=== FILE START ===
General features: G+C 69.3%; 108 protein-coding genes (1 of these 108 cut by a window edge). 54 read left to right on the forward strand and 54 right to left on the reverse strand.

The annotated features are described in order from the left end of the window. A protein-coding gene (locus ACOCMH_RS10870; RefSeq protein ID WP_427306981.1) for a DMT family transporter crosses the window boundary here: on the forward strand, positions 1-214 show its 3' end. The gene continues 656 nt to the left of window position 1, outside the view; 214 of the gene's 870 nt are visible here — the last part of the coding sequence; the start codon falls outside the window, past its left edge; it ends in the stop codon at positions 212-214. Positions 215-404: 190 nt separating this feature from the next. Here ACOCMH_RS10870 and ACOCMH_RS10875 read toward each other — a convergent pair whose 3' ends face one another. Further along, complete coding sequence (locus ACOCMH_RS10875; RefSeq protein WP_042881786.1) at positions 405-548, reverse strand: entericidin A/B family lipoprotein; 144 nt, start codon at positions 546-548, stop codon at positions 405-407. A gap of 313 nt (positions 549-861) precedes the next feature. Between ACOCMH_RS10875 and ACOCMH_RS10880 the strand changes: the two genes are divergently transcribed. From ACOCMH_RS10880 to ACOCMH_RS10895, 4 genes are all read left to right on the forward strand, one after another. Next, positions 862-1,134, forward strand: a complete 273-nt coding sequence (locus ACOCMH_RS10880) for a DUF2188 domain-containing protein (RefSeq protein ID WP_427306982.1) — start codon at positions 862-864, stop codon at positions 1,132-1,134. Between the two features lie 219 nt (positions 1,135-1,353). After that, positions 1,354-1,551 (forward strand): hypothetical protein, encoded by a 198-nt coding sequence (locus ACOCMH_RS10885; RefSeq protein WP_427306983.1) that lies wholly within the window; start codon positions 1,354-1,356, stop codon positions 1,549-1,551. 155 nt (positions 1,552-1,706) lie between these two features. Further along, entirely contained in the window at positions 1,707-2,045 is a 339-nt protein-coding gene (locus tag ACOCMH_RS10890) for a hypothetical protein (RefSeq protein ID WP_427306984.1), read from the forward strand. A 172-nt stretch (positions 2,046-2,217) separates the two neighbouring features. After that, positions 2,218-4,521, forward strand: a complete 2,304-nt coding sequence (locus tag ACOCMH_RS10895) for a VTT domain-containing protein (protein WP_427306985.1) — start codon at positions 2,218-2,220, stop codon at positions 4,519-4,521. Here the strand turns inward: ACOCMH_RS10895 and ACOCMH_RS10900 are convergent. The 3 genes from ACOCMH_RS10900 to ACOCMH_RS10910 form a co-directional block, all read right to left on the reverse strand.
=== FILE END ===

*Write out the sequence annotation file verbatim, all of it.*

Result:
General features: G+C 69.3%; 108 protein-coding genes (1 of these 108 cut by a window edge). 54 read left to right on the forward strand and 54 right to left on the reverse strand.

The annotated features are described in order from the left end of the window. A protein-coding gene (locus ACOCMH_RS10870; RefSeq protein ID WP_427306981.1) for a DMT family transporter crosses the window boundary here: on the forward strand, positions 1-214 show its 3' end. The gene continues 656 nt to the left of window position 1, outside the view; 214 of the gene's 870 nt are visible here — the last part of the coding sequence; the start codon falls outside the window, past its left edge; it ends in the stop codon at positions 212-214. Positions 215-404: 190 nt separating this feature from the next. Here ACOCMH_RS10870 and ACOCMH_RS10875 read toward each other — a convergent pair whose 3' ends face one another. Further along, complete coding sequence (locus ACOCMH_RS10875; RefSeq protein WP_042881786.1) at positions 405-548, reverse strand: entericidin A/B family lipoprotein; 144 nt, start codon at positions 546-548, stop codon at positions 405-407. A gap of 313 nt (positions 549-861) precedes the next feature. Between ACOCMH_RS10875 and ACOCMH_RS10880 the strand changes: the two genes are divergently transcribed. From ACOCMH_RS10880 to ACOCMH_RS10895, 4 genes are all read left to right on the forward strand, one after another. Next, positions 862-1,134, forward strand: a complete 273-nt coding sequence (locus ACOCMH_RS10880) for a DUF2188 domain-containing protein (RefSeq protein ID WP_427306982.1) — start codon at positions 862-864, stop codon at positions 1,132-1,134. Between the two features lie 219 nt (positions 1,135-1,353). After that, positions 1,354-1,551 (forward strand): hypothetical protein, encoded by a 198-nt coding sequence (locus ACOCMH_RS10885; RefSeq protein WP_427306983.1) that lies wholly within the window; start codon positions 1,354-1,356, stop codon positions 1,549-1,551. 155 nt (positions 1,552-1,706) lie between these two features. Further along, entirely contained in the window at positions 1,707-2,045 is a 339-nt protein-coding gene (locus tag ACOCMH_RS10890) for a hypothetical protein (RefSeq protein ID WP_427306984.1), read from the forward strand. A 172-nt stretch (positions 2,046-2,217) separates the two neighbouring features. After that, positions 2,218-4,521, forward strand: a complete 2,304-nt coding sequence (locus tag ACOCMH_RS10895) for a VTT domain-containing protein (protein WP_427306985.1) — start codon at positions 2,218-2,220, stop codon at positions 4,519-4,521. Here the strand turns inward: ACOCMH_RS10895 and ACOCMH_RS10900 are convergent. The 3 genes from ACOCMH_RS10900 to ACOCMH_RS10910 form a co-directional block, all read right to left on the reverse strand.